2017-11-10 07:14:03
Uber Drivers Aren’t Independent Contractors, U.K. Tribunal Rules

LONDON — Uber suffered another blow on Friday to its operations in London — its biggest market outside the United States — when an employment tribunal rejected the company’s argument that its drivers were independent contractors.

The decision, which affirmed a ruling made last year, means Uber will have to ensure its drivers are paid a minimum wage and entitled to time off, casting doubt on the hiring model used by Uber and by other businesses in the so-called gig economy that rely on workers who do not have a formal contract as permanent employees.

Companies argue that such a system increases the flexibility for both workers and employers in the modern economy, but critics say it is exploitative and deprives employees of key benefits like unemployment insurance.

For Uber, the ruling is the second hit to its business in London in recent months. In September, the city’s transport authority issued a surprising decision to bar the ride-hailing service from operating in the British capital. Uber is appealing that ruling, which said the company was not “fit and proper” to operate in the city. It can continue offering its services until a final ruling is made.

In the case before the employment tribunal on Friday, two Uber drivers, James Farrar and Yaseen Aslam, had challenged the company on behalf of a group of 19 drivers, saying that the service had denied them basic protections by classifying them as self-employed. Uber relied on an argument it has used repeatedly around the world: Its drivers were independent contractors.

In a statement following the ruling, Uber’s acting head in Britain, Tom Elvidge, said the company would appeal the decision. Once it does so, the case would be heard by the Court of Appeal.It could eventually be referred to Britain’s Supreme Court.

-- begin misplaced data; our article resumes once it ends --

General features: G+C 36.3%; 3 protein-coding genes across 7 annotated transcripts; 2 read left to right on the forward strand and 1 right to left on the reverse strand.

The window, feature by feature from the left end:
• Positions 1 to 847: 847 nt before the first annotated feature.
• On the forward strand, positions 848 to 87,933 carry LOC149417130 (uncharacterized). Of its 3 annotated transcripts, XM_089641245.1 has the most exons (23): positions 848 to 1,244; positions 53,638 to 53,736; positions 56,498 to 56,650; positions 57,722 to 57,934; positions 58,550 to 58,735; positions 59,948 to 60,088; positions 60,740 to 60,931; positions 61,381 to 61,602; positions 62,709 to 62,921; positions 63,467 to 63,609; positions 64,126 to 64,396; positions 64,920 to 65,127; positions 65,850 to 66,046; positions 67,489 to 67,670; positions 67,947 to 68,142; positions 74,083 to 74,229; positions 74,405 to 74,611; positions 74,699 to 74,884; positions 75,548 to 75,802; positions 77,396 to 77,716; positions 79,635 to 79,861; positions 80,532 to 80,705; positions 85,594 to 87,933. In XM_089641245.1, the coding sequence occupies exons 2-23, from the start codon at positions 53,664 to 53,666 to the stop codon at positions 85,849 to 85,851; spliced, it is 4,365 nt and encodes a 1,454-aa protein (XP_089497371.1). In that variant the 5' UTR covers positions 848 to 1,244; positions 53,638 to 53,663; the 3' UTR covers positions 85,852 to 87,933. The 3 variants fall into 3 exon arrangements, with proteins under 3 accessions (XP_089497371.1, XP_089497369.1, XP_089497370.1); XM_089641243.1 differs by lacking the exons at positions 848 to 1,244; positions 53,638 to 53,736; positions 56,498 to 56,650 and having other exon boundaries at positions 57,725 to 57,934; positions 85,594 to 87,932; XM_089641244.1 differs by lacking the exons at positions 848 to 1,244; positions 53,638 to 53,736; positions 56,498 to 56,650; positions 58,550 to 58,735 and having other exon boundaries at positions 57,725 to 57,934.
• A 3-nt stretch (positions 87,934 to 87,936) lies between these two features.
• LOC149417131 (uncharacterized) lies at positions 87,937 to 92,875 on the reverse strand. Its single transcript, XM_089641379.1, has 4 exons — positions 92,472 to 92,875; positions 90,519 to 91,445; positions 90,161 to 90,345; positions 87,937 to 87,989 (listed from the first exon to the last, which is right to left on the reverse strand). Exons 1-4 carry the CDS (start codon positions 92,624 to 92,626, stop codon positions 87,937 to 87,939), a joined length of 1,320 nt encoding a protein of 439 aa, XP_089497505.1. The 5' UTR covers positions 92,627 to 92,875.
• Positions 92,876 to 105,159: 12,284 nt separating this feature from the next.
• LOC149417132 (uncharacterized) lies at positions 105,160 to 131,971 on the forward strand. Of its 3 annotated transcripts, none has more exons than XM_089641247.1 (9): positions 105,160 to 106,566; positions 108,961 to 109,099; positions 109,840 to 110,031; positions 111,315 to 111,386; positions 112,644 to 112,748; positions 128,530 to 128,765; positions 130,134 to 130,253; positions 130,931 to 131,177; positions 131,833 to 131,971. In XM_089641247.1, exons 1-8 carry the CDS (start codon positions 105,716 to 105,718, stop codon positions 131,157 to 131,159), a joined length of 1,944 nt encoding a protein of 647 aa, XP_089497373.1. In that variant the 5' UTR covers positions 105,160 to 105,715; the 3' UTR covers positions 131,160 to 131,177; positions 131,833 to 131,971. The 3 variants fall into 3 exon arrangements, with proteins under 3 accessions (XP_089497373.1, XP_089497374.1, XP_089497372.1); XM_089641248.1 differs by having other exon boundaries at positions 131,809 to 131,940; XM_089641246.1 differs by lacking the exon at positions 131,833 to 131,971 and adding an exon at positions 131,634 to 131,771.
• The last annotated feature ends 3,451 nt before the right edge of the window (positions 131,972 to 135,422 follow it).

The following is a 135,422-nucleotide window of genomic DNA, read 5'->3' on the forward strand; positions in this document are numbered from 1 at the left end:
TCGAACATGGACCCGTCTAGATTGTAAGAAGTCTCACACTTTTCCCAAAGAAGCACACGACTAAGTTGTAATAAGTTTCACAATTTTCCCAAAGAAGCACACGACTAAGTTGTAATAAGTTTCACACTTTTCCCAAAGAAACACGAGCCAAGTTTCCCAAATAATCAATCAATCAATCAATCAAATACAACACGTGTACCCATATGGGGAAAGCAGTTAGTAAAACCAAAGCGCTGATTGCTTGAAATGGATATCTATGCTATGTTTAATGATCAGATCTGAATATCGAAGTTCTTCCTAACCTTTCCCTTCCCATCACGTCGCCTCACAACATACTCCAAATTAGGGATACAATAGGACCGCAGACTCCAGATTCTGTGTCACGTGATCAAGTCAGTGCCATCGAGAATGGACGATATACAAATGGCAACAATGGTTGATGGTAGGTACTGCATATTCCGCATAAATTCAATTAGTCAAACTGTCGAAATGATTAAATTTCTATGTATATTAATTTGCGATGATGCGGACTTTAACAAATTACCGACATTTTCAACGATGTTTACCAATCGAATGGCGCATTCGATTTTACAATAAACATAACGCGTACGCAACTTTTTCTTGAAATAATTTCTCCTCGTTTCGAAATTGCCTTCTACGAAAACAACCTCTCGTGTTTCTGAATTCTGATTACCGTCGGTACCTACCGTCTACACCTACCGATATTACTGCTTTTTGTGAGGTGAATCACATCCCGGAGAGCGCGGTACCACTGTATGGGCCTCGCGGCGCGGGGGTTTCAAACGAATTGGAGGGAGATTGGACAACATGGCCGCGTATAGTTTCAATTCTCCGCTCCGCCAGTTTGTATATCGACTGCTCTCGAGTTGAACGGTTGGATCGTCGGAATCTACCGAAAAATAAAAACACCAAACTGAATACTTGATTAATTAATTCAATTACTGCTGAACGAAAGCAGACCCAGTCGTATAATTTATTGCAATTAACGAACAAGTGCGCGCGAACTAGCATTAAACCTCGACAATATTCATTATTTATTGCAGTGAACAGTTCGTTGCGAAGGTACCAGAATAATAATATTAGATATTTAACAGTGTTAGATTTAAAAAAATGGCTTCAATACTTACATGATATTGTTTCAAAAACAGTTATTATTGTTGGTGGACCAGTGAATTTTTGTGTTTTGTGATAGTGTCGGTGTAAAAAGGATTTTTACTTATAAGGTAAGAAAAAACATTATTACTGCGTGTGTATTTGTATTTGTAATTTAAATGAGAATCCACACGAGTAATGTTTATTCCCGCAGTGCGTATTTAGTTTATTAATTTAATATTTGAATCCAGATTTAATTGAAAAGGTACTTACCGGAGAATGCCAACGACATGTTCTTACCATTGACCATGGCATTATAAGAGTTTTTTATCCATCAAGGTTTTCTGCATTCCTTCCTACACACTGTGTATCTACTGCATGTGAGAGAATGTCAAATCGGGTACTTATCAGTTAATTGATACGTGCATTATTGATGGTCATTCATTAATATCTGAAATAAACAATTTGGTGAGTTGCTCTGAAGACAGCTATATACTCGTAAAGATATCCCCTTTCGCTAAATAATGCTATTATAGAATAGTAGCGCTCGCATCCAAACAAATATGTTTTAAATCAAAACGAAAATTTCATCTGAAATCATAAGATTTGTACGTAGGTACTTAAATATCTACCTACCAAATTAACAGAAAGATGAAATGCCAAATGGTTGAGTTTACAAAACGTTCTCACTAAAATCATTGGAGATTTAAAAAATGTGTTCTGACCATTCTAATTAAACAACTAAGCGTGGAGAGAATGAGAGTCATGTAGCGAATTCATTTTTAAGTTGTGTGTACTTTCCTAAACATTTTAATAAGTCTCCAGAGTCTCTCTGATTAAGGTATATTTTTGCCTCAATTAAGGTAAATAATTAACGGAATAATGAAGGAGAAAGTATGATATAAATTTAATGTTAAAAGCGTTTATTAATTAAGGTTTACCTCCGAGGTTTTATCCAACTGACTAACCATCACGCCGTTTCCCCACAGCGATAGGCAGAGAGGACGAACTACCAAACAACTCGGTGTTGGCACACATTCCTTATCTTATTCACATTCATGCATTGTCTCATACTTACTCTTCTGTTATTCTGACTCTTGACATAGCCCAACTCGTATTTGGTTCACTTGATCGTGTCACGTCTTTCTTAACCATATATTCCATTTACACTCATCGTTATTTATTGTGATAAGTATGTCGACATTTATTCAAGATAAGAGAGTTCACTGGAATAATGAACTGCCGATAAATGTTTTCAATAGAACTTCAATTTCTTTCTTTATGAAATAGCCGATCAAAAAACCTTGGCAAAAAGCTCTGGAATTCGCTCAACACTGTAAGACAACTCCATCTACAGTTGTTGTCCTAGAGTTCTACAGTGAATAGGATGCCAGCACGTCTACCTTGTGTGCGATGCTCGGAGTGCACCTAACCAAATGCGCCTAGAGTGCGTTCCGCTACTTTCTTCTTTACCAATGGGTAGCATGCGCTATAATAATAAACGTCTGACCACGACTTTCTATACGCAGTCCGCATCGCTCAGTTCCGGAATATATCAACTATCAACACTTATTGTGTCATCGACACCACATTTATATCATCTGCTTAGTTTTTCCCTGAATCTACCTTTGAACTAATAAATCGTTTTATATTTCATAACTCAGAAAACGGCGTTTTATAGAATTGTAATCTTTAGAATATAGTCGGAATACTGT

The employment case is one of several challenges facing Uber. Though the service has expanded at a breakneck pace, growing into a behemoth valued at $70 billion, it has grappled with an array of issues, including allegations that it does not do enough to vet its drivers and revelations that it used software to evade the gaze of the authorities.

Complaints of an aggressive workplace culture, meanwhile, forced its founder, Travis Kalanick, to resign this year as chief executive. He was replaced by Dara Khosrowshahi, who has introduced a more conciliatory style. He sought to win over the London transport authorities with a charm offensive last month.

In an effort to win over customers and drivers concerned about its reputation, the company has introduced new measures and services, like allowing users add tips to their fares. Uber has also promoted its efforts, particularly in Britain, to provide drivers with benefits like access to a pension and insurance.

The company’s operations in London are crucial to its global expansion. Some 40,000 people drive for Uber in the British capital, and it claims three million customers have used the app at least once in London in the past three months.

The challenge over its hiring practices strikes at the heart of Uber’s business model. The company faces a similar challenge in Europe — the region’s highest court is expected to rule by the end of the year in a case over whether the company should be regulated as a taxi service, which would make it subject to rigorous safety and employment rules, or as a digital platform that simply connects independent drivers to passengers.